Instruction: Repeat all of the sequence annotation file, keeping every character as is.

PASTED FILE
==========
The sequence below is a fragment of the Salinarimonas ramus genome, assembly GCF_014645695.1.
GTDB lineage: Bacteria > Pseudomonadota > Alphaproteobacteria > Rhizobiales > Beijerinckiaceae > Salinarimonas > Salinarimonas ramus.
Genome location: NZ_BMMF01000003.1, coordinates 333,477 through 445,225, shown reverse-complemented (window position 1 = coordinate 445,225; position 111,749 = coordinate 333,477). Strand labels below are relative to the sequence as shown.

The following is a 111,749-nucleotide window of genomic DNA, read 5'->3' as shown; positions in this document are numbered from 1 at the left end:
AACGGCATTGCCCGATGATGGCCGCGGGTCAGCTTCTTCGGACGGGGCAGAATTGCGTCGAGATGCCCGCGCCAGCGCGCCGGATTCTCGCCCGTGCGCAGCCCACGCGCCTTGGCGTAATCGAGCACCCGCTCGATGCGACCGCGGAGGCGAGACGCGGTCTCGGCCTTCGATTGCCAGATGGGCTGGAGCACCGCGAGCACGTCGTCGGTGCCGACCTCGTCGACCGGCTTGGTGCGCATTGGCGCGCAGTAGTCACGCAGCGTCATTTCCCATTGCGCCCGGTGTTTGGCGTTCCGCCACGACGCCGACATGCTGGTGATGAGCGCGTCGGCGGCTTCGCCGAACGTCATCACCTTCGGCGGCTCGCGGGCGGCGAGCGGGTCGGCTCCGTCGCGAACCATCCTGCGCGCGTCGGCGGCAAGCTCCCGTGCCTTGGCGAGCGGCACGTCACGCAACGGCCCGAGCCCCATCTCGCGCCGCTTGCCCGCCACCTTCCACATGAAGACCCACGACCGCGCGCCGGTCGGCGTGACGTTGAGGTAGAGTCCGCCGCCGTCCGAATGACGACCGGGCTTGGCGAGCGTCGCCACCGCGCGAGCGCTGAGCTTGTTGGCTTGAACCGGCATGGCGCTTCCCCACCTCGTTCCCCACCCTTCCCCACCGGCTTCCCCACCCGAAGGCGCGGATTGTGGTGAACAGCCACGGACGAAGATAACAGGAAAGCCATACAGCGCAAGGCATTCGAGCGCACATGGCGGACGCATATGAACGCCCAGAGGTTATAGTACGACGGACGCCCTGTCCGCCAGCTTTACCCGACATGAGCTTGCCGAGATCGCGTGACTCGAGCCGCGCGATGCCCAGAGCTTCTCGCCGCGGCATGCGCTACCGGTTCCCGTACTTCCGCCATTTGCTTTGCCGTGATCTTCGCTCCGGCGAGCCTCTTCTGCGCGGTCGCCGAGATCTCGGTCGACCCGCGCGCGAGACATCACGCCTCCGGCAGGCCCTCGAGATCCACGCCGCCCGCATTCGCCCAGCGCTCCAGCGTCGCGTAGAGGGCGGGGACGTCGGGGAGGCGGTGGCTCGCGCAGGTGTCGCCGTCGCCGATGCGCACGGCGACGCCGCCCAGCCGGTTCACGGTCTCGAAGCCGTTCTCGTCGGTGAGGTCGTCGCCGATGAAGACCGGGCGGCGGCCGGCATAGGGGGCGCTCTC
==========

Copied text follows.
The sequence below is a fragment of the Salinarimonas ramus genome, assembly GCF_014645695.1.
GTDB lineage: Bacteria > Pseudomonadota > Alphaproteobacteria > Rhizobiales > Beijerinckiaceae > Salinarimonas > Salinarimonas ramus.
Genome location: NZ_BMMF01000003.1, coordinates 333,477 through 445,225, shown reverse-complemented (window position 1 = coordinate 445,225; position 111,749 = coordinate 333,477). Strand labels below are relative to the sequence as shown.

The following is a 111,749-nucleotide window of genomic DNA, read 5'->3' as shown; positions in this document are numbered from 1 at the left end:
AACGGCATTGCCCGATGATGGCCGCGGGTCAGCTTCTTCGGACGGGGCAGAATTGCGTCGAGATGCCCGCGCCAGCGCGCCGGATTCTCGCCCGTGCGCAGCCCACGCGCCTTGGCGTAATCGAGCACCCGCTCGATGCGACCGCGGAGGCGAGACGCGGTCTCGGCCTTCGATTGCCAGATGGGCTGGAGCACCGCGAGCACGTCGTCGGTGCCGACCTCGTCGACCGGCTTGGTGCGCATTGGCGCGCAGTAGTCACGCAGCGTCATTTCCCATTGCGCCCGGTGTTTGGCGTTCCGCCACGACGCCGACATGCTGGTGATGAGCGCGTCGGCGGCTTCGCCGAACGTCATCACCTTCGGCGGCTCGCGGGCGGCGAGCGGGTCGGCTCCGTCGCGAACCATCCTGCGCGCGTCGGCGGCAAGCTCCCGTGCCTTGGCGAGCGGCACGTCACGCAACGGCCCGAGCCCCATCTCGCGCCGCTTGCCCGCCACCTTCCACATGAAGACCCACGACCGCGCGCCGGTCGGCGTGACGTTGAGGTAGAGTCCGCCGCCGTCCGAATGACGACCGGGCTTGGCGAGCGTCGCCACCGCGCGAGCGCTGAGCTTGTTGGCTTGAACCGGCATGGCGCTTCCCCACCTCGTTCCCCACCCTTCCCCACCGGCTTCCCCACCCGAAGGCGCGGATTGTGGTGAACAGCCACGGACGAAGATAACAGGAAAGCCATACAGCGCAAGGCATTCGAGCGCACATGGCGGACGCATATGAACGCCCAGAGGTTATAGTACGACGGACGCCCTGTCCGCCAGCTTTACCCGACATGAGCTTGCCGAGATCGCGTGACTCGAGCCGCGCGATGCCCAGAGCTTCTCGCCGCGGCATGCGCTACCGGTTCCCGTACTTCCGCCATTTGCTTTGCCGTGATCTTCGCTCCGGCGAGCCTCTTCTGCGCGGTCGCCGAGATCTCGGTCGACCCGCGCGCGAGACATCACGCCTCCGGCAGGCCCTCGAGATCCACGCCGCCCGCATTCGCCCAGCGCTCCAGCGTCGCGTAGAGGGCGGGGACGTCGGGGAGGCGGTGGCTCGCGCAGGTGTCGCCGTCGCCGATGCGCACGGCGACGCCGCCCAGCCGGTTCACGGTCTCGAAGCCGTTCTCGTCGGTGAGGTCGTCGCCGATGAAGACCGGGCGGCGGCCGGCATAGGGGGCGCTCTC